This week, Edmonton author and artist Alexis Marie Chute celebrates the launch of Inside the Sun, the third instalment of her young-adult fantasy 8th Island Trilogy series. The series takes readers both young and old on a vivid, visceral voyage into other worlds, while at the same time showing how family bonds can span across galaxies.
Unfortunately, COVID-19 means that a planned promotional tour has been scrubbed, and she’s looking for new ways to get the word out about her books. Chute and Avenue editor Steven Sandor chatted via Skype about Inside the Sun.
SS: Tell us more about the new book …
AMC: The 8th Island Trilogy comes to an exciting conclusion this April with the publication of Inside the Sun. The whole trilogy is really a story about a somewhat dysfunctional, quirky family. The crux of the story is how far they’ll go to protect each other, even to other worlds. That is what is really put to the test, because Grandpa Archie, being the funny old guy that he is, he accidentally transports his family to a different dimension. There, they have encounters with danger and different races of creatures. And, yet, they find out that one of the members of their family is pivotal in the survival of not only Earth, but all the worlds.
SS: I read the first instalment, and I recall how vivid you are in your descriptions, which is unusual for young-adult authors. We’re usually told to not be as descriptive, to keep it moving. But it really works for you, for these books. You take people into fantasy world that’s so vividly described …
AMC: I think part of that is that I’m a really visual person. I’m a visual artist as well as a writer. As I’m writing the story, I am seeing it, I am experiencing it like a personal alternate writer dimension as I’m going through this journey. I’ve had a lot of people say to me that they feel like they’re in this other place, which is kind of a cool thing now that we’re all stuck at home. If you want to have an adventure, if you’re feeling bored, it’s nice to have a book that can transport you to somewhere else.
SS: You talk about being stuck at home. What kind of challenge is it to launch a book at this time? I know the kind of work that goes into putting together one novel, let alone a trilogy. I’ve seen you not just in Edmonton, but at book events in other places where we’ve crossed paths. I know you are tireless when it comes to getting the word out about your work. What kind of challenge is that for you right now?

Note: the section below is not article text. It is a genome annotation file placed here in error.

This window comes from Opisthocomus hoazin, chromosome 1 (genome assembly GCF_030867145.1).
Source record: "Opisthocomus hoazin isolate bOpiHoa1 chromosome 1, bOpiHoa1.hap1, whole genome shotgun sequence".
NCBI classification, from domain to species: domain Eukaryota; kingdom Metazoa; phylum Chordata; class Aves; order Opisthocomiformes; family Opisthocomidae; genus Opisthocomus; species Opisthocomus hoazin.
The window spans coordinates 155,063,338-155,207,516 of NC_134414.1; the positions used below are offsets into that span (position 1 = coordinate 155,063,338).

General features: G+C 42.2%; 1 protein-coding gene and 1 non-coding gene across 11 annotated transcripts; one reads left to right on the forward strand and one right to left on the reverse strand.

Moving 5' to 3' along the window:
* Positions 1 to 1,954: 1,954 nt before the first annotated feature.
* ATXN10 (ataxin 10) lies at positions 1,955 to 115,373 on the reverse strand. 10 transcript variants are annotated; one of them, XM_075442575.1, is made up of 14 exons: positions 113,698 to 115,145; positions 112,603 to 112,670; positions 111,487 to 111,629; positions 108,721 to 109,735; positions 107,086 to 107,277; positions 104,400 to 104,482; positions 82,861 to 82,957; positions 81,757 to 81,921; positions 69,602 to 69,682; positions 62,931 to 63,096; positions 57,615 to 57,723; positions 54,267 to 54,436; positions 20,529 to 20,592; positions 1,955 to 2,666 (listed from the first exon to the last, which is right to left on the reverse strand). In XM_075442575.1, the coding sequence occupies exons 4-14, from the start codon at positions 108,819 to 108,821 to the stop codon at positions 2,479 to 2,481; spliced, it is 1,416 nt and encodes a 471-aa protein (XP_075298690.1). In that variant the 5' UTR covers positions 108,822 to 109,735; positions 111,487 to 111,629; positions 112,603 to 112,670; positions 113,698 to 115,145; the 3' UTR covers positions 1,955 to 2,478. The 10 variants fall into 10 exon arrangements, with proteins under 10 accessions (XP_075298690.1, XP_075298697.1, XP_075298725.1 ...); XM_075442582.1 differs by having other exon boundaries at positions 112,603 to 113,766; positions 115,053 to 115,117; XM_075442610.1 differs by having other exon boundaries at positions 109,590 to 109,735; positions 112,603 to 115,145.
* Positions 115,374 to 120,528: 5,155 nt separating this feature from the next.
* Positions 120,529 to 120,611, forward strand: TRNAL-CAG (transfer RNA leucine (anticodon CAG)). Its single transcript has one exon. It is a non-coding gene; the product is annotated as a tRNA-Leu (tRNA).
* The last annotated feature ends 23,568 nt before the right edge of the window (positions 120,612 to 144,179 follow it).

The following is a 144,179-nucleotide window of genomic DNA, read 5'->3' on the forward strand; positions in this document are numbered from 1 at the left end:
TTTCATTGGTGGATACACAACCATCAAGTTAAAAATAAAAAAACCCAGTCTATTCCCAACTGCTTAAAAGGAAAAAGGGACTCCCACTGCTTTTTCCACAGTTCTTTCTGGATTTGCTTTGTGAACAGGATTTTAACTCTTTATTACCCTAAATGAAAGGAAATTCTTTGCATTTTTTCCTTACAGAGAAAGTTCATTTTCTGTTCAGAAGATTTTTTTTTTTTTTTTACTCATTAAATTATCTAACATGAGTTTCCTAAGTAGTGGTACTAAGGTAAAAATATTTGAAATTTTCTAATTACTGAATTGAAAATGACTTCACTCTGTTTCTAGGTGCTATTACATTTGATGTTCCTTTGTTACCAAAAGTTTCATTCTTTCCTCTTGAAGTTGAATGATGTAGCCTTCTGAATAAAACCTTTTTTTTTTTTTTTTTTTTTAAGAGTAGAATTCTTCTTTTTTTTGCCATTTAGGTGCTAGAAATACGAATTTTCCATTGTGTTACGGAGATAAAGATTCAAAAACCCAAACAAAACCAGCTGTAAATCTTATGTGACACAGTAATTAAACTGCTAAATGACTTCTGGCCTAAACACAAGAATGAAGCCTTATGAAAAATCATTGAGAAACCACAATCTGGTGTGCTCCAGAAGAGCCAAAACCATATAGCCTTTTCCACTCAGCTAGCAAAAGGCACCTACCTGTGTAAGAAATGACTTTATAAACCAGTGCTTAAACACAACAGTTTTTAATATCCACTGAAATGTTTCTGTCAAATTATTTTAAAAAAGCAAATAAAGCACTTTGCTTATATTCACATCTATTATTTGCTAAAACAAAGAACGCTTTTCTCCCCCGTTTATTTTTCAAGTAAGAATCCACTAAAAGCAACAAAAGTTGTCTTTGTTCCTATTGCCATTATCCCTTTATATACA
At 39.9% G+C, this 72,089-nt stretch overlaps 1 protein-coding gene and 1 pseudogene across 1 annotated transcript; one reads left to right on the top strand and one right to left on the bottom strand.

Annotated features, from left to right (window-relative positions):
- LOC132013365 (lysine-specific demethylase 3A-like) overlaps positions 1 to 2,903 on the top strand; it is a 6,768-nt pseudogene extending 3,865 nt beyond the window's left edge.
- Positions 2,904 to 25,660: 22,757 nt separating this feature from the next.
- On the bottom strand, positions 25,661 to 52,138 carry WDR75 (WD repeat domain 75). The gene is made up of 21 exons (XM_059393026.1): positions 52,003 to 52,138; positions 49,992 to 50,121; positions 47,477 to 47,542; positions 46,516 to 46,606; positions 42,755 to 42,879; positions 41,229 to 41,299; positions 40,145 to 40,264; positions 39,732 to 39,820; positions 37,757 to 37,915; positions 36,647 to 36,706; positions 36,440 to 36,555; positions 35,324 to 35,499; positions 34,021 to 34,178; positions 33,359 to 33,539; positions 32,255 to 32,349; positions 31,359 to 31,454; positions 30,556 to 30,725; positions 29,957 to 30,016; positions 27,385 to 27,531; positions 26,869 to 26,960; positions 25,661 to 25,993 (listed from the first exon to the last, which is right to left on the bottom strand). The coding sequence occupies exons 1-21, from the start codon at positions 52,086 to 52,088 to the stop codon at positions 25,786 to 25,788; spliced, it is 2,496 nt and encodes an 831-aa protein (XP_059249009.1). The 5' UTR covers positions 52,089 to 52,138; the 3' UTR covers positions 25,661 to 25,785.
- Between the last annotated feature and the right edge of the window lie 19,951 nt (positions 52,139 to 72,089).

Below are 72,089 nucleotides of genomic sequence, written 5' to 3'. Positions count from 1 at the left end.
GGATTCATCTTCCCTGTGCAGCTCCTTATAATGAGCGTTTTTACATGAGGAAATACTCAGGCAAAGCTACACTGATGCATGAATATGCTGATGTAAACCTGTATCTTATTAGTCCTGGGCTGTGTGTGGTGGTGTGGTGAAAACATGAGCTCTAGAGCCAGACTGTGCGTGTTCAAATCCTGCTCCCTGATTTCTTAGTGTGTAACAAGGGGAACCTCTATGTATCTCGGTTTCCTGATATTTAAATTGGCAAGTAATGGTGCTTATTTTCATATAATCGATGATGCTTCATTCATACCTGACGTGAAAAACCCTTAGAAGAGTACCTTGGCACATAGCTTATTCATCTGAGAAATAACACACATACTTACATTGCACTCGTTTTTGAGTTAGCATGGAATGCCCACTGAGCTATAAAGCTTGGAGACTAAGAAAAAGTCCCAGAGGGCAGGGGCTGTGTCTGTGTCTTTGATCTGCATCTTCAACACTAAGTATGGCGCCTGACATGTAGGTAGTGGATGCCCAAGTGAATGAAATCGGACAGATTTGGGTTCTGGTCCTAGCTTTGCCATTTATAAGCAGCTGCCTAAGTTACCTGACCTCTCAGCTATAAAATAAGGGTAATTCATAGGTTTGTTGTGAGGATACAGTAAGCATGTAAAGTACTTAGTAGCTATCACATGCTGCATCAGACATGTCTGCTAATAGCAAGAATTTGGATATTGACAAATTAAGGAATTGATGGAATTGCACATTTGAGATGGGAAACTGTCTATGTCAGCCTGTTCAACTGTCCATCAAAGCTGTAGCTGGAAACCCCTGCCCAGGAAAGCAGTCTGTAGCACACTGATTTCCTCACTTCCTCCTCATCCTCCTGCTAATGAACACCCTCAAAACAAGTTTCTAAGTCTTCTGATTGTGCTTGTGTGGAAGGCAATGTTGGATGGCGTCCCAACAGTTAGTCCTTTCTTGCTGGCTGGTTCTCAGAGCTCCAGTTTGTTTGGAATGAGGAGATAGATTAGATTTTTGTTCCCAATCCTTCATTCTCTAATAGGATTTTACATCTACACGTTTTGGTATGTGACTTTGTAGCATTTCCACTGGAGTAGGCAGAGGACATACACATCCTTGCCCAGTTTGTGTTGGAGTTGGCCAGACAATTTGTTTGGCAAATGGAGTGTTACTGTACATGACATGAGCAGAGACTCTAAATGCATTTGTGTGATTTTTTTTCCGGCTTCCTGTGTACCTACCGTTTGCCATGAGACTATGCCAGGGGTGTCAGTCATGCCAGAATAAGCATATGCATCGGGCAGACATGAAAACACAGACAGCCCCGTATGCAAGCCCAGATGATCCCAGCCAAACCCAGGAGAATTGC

AMC: It is causing me to think more creatively about my marketing than I ever have before. I’m a people person, someone who loves to interact with readers in person. But every single stop on my book tour has been cancelled, obviously. So, I’m launching a virtual book tour for Inside the Sun, so that’s going to go at the end of April and all the way through May and most of June, as well. I am putting out more YouTube videos. I’m really just trying to connect with people virtually and do that in meaningful ways. I’m hoping people will still be eager and excited to read, especially now. I don’t know about you, but I am really plugging through the Netflix series and the HBO series. So, cuddling up with a good book is a lovely change of scenery, without getting out of the house.
SS: A lot of people think when you work with words for a living, that you inhale books. What people don’t realize is you spend so much time writing and editing, you don’t have as much time to read as you’d want to. For myself, this time has given me a chance to catch up a little bit on a big ‘to-read’ pile.
AMC: Totally! I’m working through my own big pile right now. It’s really fun. And that’s true for even my kids. My 10-year-old got into our Kindle and now she’s like, ‘oh my gosh! Ebooks!’ When we ask her to go to sleep, she’s reading till the end. It’s making home-schooling interesting in the morning, but, I think this is a great time to be a reader.
SS: Going back to the book, the series, one thing I really like is that your lead character, your hero, has a lot of vulnerabilities. She battles cancer. To have a character that is dealing with an extremely serious ailment, what was that like in the writing process? What inspired that?
AMC: Ella, who has cancer at the back of her neck, was really inspired by my experience losing my child, Zachary. He had a really large tumour around his heart. I didn’t set out to write this story as a fictionalized version of things that I’ve gone through, obviously in my life I don’t go to fantasy worlds. But I feel that we all have some kind of challenges in our lives. To create a character who was real, that was something I understood in a really tangible way. A character that would have a physical ailment, but just suck it up and live. In some ways, Ella, at 14 years old, is more mature than her mom, who has got her own issues. She is so industrious and brave. She’s got so much going on within herself yet she cares about other people. She is always trying to help and to save and to protect those in her life who she cares about. I think she’s the hero of this story who I needed. I wanted to believe in her and to root for her.